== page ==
Since then Asad attempted to tighten his control over Palestinian refugee camps, especially in Beirut and northern Lebanon. At the same time, he reinforced his Palestinian loyalists PFLP-GC and Abu Musa faction, known as Fatah Intifada, including entrenching them in camps alongside the Syrian border. In addition, he allowed Palestinian Islamist organizations such as Hamas and Palestinian Islamic Jihad to operate in Lebanon and Syria in part to offset the power of the PLO.

Assad’s death in 2000 did not break the continuity of Syria’s policy toward the Palestinians in Lebanon. Rather, the Syrian regime has come to rely more on its Palestinian loyalists following the withdrawal of Syrian troops from Lebanon in April 2005. In fact, the Syrian regime, far from withdrawing from Lebanon (even technically) has created new "facts on the ground" which have made its compliance with a slew of United Nations Security Council resolutions - especially Resolution 1680 [15] (May 2006) and Resolution 1559 [16] (September 2004) - a mockery of the international system. The recent report by the fact-finding mission of the International Lebanese Committee (ILC) for UNSCR 1559 [17] (which has consultative status with the UN) revealed that Syria still occupies approximately 458 square kilometres of Lebanese territory in different areas adjacent to the border, and that it has changed the topography of the land so as to facilitate smuggling of weapons into Lebanon.

The mission, which focused on the Lebanon-Syria border at its northeast and southeast points, found many villages and their outskirts occupied by Syria and its pro-Palestinian groups. These villages and environs have been turned into smuggling routes and fortresses equipped with tanks and missile launchers. In the northeast, villages such as al-Qaa, Maarboun-Yafouha, and Arssal-Ras Baalback have become virtually Syrian in all but name. In the southeast, villages such as Kfarzabad, Ain Kfarzabad, Kosaya, Hashmish, Deir al-Ghazal, Maysaloun, Deir al-Achaeir, Halwa and Yanta are occupied by Syria, and - a sign of even greater control - their outlying areas have been made inaccessible to villagers. It is significant here that Kosaya hosts the heavily armed camp of the PFLP-GC, while the outskirts of Halwa and Yanta host other Palestinian factions, including Fatah-Intifada.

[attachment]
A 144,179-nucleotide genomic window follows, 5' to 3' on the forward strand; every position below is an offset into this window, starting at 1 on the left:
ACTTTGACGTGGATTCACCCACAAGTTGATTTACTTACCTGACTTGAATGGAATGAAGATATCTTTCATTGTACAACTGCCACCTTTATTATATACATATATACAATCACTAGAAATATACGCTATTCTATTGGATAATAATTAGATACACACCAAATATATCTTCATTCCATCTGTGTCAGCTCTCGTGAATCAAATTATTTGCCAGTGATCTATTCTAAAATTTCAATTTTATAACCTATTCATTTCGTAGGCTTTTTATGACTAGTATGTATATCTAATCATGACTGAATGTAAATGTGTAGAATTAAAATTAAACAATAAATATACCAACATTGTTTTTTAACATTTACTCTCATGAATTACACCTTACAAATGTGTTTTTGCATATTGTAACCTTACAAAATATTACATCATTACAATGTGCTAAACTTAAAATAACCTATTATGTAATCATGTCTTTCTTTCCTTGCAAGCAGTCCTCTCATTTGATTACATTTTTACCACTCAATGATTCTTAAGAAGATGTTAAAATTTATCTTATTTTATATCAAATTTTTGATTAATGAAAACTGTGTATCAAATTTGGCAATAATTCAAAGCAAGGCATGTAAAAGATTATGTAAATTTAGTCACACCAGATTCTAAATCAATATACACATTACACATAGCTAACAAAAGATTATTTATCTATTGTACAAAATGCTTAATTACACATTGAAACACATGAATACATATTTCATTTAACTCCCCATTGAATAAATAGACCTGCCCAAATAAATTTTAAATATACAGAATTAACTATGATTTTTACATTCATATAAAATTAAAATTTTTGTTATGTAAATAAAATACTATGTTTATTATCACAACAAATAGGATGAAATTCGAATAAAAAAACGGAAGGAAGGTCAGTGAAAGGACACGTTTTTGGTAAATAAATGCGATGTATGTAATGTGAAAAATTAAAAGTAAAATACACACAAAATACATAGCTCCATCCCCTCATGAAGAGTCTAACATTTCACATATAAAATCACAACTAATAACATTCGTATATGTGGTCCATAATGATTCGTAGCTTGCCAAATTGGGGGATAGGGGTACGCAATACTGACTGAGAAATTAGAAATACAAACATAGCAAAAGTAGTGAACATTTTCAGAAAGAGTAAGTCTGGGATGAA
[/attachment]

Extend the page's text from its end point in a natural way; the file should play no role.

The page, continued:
As the battle for the presidency intensifies between the US-backed Lebanese government and the anti-Syrian March 14 Forces on one side and the Hizbollah-led pro-Syrian opposition on the other, it is highly possible that the Syrian regime will employ its Palestinian loyalists to either plunge Lebanon into chaos by instigating a protracted battle with the Lebanese army or to help the opposition extend its authority over a significant swath of Lebanese territories in the event they formed a parallel government. Consequently, the Lebanese government has continued to seek American support to face the pro-Syrian opposition.

Undoubtedly, the US support of the Lebanese government has been crucial to its survival and to the stability of the country. In contrast to recent reports in media outlets asserting the manipulative and fatal policy of the US in Lebanon, it is hardly possible to deny the fact that without US involvement the Lebanese government could have obtained international backing under UNSCR 1701 for extending its authority throughout Lebanese territories. More importantly, had it not been for the US swift support of the Lebanese army, Fatah al-Islam would have defeated the army and created an Islamist Emirate in northern Lebanon with global Jihadi reach. It should not be lost on anyone that on the day Fatah al-Islam launched its war on the Lebanese authorities, the Lebanese army had virtually no ammunition to fight back. Emasculating the Lebanese army had been one Syrian scheme to keep Beirut subservient to Damascus during Syrian occupation of Lebanon.

The Lebanese government has been slowly but steadily trying to equip and overhaul the Lebanese armed forces. However, it is virtually inconceivable that the Lebanese army could at the time being curb the power of the pro-Syrian Palestinian extremist organizations. It is also hardly possible that Lebanese authorities could at the time being impose their authority over the Palestinian refugee camps in Lebanon. Nevertheless, the Lebanese authority could begin a process whereby its authority would gradually be imposed on all refugee camps. The Lebanese government has not made a significant effort to highlight Syria’s violations regarding its stealthy presence in Lebanon and arming its Palestinian agents there. To start with, the government should take up this serious issue with the United Nations Security Council since there is already a mechanism through UNSCR 1701 backing the government’s extension of its authority over all Lebanese territories. At the same time, as the Lebanese army defeated Fatah al-Islam, the Lebanese government should make clear to all Palestinian parties in Lebanon that rebuilding Nahr al-Bared camp and returning the refugees there would be contingent on banning all weapons from the camp and on observing only authority of the state. The lofty sacrifice the Lebanese army has so far paid to defeat the radicals in Nahr al-Bared must be in the least crowned by signaling once and for all the death of the Cairo agreement.        

Dr Robert Rabil is a Professor of Middle East Studies at Florida Atlantic University and Dr Walid Phares is the Director of the Future Terrorism Project at the Foundation for the Defense of Democracies in Washington.